WASHINGTON, D.C. (DTN) -- Nearest delivered oil futures on the New York Mercantile Exchange and Brent crude on the Intercontinental Exchange slipped from five-month highs Tuesday morning, as markets eye U.S. inventory figures, while Russia signals it may pullout from the Organization of the Petroleum Exporting Countries supply agreement in June.
In midmorning trading, West Texas Intermediate May contract traded $0.16 down to $64.24 per barrel (bbl) after moving into backwardation on Monday, while ICE Brent June futures lost $0.36 to $70.74. Both WTI and Brent settled Monday above their 200-day moving averages. Nymex ULSD May contract was down 0.41 cents to $2.0530 gallon, while RBOB May futures moved 1.61 cents higher to $2.0041 gallon.
Oil futures were lifted overnight to fresh 2019 highs, as geopolitical turmoil in Libya, joined by tightening U.S. sanctions on Venezuela and Iran expanded a security premium on oil prices. The three OPEC members are exempt from the OPEC production agreement, which runs through the end of June. However, Tuesday morning speculations emerged that Saudi Arabia might boost output to offset lost Libyan exports, while reports suggest Russia is ready to pump more to cover the shortfall.
Russia signaled on Monday it wants to relax OPEC quotas in June, citing improving market conditions and falling stockpiles. Senior Russian official said a decision to raise output would not mean the end of the deal, but a confirmation that participants continue their coordinated efforts when it is important not only to cut, but to increase output depending on market conditions. These comments come less than a week after OPEC Secretary General Mohammed Barkindo said OPEC and its allies will continue price boosting policy of production cuts as inventories levels need to drop further despite "improvement in market conditions." The slew of contradictory comments point to potential discourse in reaching an agreement to extend cuts when the group meets in June.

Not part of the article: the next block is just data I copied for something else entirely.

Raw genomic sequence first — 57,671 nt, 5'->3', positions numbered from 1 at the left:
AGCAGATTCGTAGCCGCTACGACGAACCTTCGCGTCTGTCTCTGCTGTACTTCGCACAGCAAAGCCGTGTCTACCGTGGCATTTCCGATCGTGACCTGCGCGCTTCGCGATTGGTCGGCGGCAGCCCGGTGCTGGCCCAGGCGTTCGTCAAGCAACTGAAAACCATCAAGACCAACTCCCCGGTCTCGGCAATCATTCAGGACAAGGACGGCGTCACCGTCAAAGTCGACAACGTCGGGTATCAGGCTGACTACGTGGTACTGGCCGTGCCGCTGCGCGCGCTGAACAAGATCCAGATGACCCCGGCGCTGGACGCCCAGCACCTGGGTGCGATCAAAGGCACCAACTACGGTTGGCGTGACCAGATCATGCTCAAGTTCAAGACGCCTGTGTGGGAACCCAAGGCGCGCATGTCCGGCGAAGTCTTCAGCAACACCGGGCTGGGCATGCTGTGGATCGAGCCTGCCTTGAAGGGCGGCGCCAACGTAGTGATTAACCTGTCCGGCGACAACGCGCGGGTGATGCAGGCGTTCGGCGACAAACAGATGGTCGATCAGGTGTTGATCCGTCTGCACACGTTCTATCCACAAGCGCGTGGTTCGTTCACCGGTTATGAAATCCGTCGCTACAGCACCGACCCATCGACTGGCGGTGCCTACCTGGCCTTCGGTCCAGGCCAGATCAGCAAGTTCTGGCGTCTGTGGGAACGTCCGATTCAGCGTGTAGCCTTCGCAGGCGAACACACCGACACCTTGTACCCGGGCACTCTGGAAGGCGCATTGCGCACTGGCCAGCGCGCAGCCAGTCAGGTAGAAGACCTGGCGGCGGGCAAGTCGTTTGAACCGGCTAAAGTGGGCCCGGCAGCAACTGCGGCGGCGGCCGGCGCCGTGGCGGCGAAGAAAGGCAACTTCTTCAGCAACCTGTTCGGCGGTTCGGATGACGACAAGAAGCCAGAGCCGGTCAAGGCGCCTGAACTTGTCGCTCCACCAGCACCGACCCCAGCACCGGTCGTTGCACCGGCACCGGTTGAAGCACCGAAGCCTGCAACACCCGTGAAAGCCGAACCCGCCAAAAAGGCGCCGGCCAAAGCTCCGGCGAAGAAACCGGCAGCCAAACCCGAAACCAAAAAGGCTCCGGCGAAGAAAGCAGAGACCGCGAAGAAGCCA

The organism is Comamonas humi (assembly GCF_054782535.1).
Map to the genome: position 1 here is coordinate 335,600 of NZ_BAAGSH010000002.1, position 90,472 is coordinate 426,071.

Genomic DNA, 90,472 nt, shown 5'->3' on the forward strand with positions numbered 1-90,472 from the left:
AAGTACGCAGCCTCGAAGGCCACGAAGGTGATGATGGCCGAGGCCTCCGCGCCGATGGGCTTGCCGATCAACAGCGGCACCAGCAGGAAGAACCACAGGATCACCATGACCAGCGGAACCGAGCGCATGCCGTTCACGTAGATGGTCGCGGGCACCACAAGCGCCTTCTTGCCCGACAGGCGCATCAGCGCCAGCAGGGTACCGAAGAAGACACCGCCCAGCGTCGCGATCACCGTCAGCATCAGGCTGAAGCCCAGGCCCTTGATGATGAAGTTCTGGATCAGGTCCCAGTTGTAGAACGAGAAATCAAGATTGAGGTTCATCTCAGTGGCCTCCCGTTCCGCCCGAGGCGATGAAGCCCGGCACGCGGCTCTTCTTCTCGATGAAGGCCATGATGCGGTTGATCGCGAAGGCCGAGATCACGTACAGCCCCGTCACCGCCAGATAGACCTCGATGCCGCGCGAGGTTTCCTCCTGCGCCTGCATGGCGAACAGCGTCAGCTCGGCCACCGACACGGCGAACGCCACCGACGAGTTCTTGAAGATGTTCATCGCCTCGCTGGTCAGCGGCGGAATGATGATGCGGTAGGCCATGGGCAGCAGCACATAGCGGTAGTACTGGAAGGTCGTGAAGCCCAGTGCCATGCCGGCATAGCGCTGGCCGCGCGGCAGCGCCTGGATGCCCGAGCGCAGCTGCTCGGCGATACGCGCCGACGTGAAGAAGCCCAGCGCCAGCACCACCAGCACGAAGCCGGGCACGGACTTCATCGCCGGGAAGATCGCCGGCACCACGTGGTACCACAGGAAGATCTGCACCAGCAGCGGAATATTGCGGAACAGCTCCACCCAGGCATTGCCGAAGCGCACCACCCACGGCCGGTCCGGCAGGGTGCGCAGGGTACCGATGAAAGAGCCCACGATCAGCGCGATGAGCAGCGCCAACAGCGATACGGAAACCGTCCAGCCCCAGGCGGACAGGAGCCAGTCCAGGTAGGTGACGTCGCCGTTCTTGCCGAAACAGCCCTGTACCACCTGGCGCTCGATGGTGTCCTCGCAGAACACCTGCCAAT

Russia has been a reluctant participant in the OPEC deal, while some major Russian oil companies openly criticized the country's participation in the agreement. Rosneft has long argued that Russia is losing market share to the United States that is not part of the deal. In March, Russian oil output declined to 11.298 million barrels per day (bpd), down by 112,000 bpd from October's level, the baseline for the agreement. Oil production in the United States has soared to 12.2 million bpd last week, a new record high, according to Energy Information Administration estimates.
Recent increases in U.S. crude inventories have also put a lid on price gains. U.S. crude stocks are forecast to have risen by 2.5 million bbl last week, the third straight weekly addition.
The American Petroleum Institute, an industry group, issues its supply report at 4:30 p.m. ET ahead of Wednesday's official figures from EIA.
Liubov Georges can be reached at email@example.com
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